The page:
Home >Politics >Policy >With stunning comeback, Lalu back in limelight

New Delhi: A decade after his massive defeat in the state, and two years after his 2013 conviction in the fodder scam, former Bihar chief minister and Rashtriya Janata Dal (RJD) chief Lalu Prasad made a stunning comeback on Sunday, with his party emerging as the single largest one in the legislative assembly elections.

Prasad, who was barred from contesting following the conviction, led a spirited campaign, ensuring the party’s victory. His sons Tej Pratap Yadav and Tejashwi Yadav won from the Mahua and Raghopur constituencies, respectively, where his daughter Misa Bharti had lost in the Lok Sabha elections in 2014. The Bharatiya Janata Party (BJP)’s Satish Kumar lost in Raghopur while the Hindustan Awam Morcha’s Ravindra Ray lost in Mahua.

On Sunday, Prasad appeared relaxed. After predicting the BJP’s rout following the five-phase polling that ended on 5 November, he had spent most of his time with his family. On Sunday morning, Prasad greeted reporters and reasserted that the Grand Alliance would get an overwhelming majority. By afternoon, he was proven right. The Grand Alliance bagged 178 seats, with the RJD and chief minister Nitish Kumar’s Janata Dal (United), or JD(U), winning 80 and 71 seats, respectively. The NDA got 58.

However, both RJD and JD(U) supporters had strict instructions against any celebrations till there were signs of a clear majority. Celebrations began only after Bharti came out of 1, Circular Road, the residence of her mother and former chief minister Rabri Devi, to announce that the Grand Alliance was going to win more than 150 seats.

Prasad managed to save his political career, and his family members marked their presence. However, there are worries about whether the RJD chief will let the Grand Alliance government function in a manner that Kumar would want.

The RJD was edged out after Kumar’s JD(U), in alliance with the BJP, came to power in 2005. Back then, Prasad’s RJD bagged just 54 out of the 175 seats it contested. In 2010, he bagged even less, just 22 seats, while Kumar got 115.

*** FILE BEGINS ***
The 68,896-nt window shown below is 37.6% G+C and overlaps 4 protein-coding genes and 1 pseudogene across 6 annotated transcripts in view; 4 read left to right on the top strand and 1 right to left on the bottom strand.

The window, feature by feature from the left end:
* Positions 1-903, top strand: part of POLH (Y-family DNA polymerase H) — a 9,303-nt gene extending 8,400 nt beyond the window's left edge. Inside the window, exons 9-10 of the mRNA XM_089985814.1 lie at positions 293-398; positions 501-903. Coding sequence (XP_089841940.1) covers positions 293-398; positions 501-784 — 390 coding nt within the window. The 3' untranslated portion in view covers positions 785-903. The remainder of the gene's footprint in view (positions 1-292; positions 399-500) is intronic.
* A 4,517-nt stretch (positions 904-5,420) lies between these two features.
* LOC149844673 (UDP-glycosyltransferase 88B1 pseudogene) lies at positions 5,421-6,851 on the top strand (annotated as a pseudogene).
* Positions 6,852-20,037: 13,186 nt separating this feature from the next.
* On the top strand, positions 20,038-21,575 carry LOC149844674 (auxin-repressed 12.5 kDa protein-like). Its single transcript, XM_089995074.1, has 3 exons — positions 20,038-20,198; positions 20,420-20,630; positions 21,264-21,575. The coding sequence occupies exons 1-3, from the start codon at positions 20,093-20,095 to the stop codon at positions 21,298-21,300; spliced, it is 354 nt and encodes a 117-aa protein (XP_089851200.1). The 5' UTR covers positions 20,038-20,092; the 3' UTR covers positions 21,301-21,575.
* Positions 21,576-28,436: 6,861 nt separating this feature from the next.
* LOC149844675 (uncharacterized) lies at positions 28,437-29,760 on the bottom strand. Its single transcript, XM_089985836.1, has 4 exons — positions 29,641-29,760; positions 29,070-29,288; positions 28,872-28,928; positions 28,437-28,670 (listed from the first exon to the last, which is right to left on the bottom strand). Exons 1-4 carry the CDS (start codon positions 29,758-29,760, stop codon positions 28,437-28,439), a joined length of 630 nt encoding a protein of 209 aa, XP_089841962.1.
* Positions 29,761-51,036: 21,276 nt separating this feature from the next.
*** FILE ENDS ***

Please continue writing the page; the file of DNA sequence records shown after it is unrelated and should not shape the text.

Earlier this year, joining hands with the RJD, Kumar’s JD(U) formed the Grand Alliance, along with the Congress. Prasad returned to the fray, not just announcing Kumar as the alliance’s chief ministerial candidate, but also giving his “family" seat of Raghopur constituency near Patna to his son Tejashwi Yadav.

Prasad was elected to the Lok Sabha in 1989, when V.P. Singh became prime minister. By 1990, Prasad had established himself as the leader of the Yadavs and lower castes.

Muslims in Bihar, on the other hand, used to support the Congress but after the 1989 Bhagalpur violence, they shifted loyalties to Prasad. Within 10 years, Prasad built a strong Yadav-Muslim vote bank.

In 1990, with a good reputation in his party, the undivided Janata Dal, Prasad became Bihar chief minister. In 2000, following the fodder scam case charges, Prasad had to resign as chief minister, a post which went to his wife Rabri Devi.

In the fodder scam, 450 crore was siphoned off from the state’s animal husbandry department, which was said to have been ordered by Prasad. In 2004, Prasad became Union railway minister under the Manmohan Singh government.

Prasad was the main political casualty of the fodder scam case. In October 2013, he was sentenced to five years in prison and was asked to pay a fine of 25 lakh. The conviction took away Prasad’s Lok Sabha membership and barred him from contesting polls.

Prasad, who campaigned in the 2014 general election without contesting, saw his party winning just four seats of the 40 contested. This drove him to form an alliance with Kumar.

Announcing Kumar as the chief minister of Bihar, Prasad said on Sunday the victory of the Grand Alliance is the victory of Bihar. “Nitish Kumar is the chief minister of Bihar. This is Bihar’s victory. We brothers (Kumar and Prasad) are thankful to the people of Bihar who chose us once again. People across castes voted for us. We will work for Bihar’s development together. Today, we proved that our election campaign was right and I will now campaign against the BJP. We will together oust the Modi government," he said at a press conference in Patna.

“Mahagathbandhan (Grand Alliance) is rock solid and we will not split even after this election. We bow before people’s mandate. We were targeted by the BJP time and again but nothing affected us. Even after elections, this alliance will stay together," he added.

Political analysts said the victory is more about the survival of the Prasad clan.

“By all means, the Grand Alliance’s win is Prasad’s win. None of us can doubt Prasad’s cleverness, which was quite apparent by the number of votes he got in this election. Moreover, it is his sons who will make him survive in the political battlefield. But at the same time, if Prasad wants this alliance to work, he has to mend his ways. Another thing that is reinforced is the fact that the chemistry of Lalu-Nitish worked favourably for the Mahagathbandhan. But what we have to see now is whether this will result in the 1990s’ time back in Bihar or it will be a step towards development," said Bidyut Chakrabarty, a professor of political science in Delhi University.

Amrit Raj in Patna contributed to this story.

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